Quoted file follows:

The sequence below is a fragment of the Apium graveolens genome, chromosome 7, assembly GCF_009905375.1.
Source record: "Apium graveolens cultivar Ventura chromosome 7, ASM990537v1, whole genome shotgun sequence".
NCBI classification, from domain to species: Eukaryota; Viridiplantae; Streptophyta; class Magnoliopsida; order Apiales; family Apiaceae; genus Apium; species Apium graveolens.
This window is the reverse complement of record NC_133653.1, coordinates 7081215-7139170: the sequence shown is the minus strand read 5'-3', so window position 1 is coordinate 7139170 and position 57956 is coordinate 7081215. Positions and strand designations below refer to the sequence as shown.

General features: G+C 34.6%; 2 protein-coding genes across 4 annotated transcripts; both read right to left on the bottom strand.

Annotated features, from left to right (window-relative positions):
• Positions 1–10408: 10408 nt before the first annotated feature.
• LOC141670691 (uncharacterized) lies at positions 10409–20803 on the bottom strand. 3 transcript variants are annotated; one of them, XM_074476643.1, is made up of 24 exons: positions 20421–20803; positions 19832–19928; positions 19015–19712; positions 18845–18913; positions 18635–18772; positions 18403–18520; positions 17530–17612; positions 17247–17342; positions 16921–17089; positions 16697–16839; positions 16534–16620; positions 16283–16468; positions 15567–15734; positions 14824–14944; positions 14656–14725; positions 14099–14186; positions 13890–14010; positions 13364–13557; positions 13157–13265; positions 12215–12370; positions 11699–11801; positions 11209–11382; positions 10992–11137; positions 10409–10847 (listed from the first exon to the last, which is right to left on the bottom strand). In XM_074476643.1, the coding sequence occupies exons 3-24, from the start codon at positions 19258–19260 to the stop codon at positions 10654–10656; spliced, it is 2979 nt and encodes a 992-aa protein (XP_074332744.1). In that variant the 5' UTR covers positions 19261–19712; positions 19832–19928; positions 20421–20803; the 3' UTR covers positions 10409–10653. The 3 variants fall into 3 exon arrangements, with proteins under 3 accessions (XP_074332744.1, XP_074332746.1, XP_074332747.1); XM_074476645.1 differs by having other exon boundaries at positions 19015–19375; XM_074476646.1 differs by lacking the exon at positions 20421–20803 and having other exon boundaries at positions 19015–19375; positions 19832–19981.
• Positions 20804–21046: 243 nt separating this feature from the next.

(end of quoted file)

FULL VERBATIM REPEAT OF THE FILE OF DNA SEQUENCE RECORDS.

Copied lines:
The sequence below is a fragment of the Apium graveolens genome, chromosome 7, assembly GCF_009905375.1.
Source record: "Apium graveolens cultivar Ventura chromosome 7, ASM990537v1, whole genome shotgun sequence".
NCBI classification, from domain to species: Eukaryota; Viridiplantae; Streptophyta; class Magnoliopsida; order Apiales; family Apiaceae; genus Apium; species Apium graveolens.
This window is the reverse complement of record NC_133653.1, coordinates 7081215-7139170: the sequence shown is the minus strand read 5'-3', so window position 1 is coordinate 7139170 and position 57956 is coordinate 7081215. Positions and strand designations below refer to the sequence as shown.

General features: G+C 34.6%; 2 protein-coding genes across 4 annotated transcripts; both read right to left on the bottom strand.

Annotated features, from left to right (window-relative positions):
• Positions 1–10408: 10408 nt before the first annotated feature.
• LOC141670691 (uncharacterized) lies at positions 10409–20803 on the bottom strand. 3 transcript variants are annotated; one of them, XM_074476643.1, is made up of 24 exons: positions 20421–20803; positions 19832–19928; positions 19015–19712; positions 18845–18913; positions 18635–18772; positions 18403–18520; positions 17530–17612; positions 17247–17342; positions 16921–17089; positions 16697–16839; positions 16534–16620; positions 16283–16468; positions 15567–15734; positions 14824–14944; positions 14656–14725; positions 14099–14186; positions 13890–14010; positions 13364–13557; positions 13157–13265; positions 12215–12370; positions 11699–11801; positions 11209–11382; positions 10992–11137; positions 10409–10847 (listed from the first exon to the last, which is right to left on the bottom strand). In XM_074476643.1, the coding sequence occupies exons 3-24, from the start codon at positions 19258–19260 to the stop codon at positions 10654–10656; spliced, it is 2979 nt and encodes a 992-aa protein (XP_074332744.1). In that variant the 5' UTR covers positions 19261–19712; positions 19832–19928; positions 20421–20803; the 3' UTR covers positions 10409–10653. The 3 variants fall into 3 exon arrangements, with proteins under 3 accessions (XP_074332744.1, XP_074332746.1, XP_074332747.1); XM_074476645.1 differs by having other exon boundaries at positions 19015–19375; XM_074476646.1 differs by lacking the exon at positions 20421–20803 and having other exon boundaries at positions 19015–19375; positions 19832–19981.
• Positions 20804–21046: 243 nt separating this feature from the next.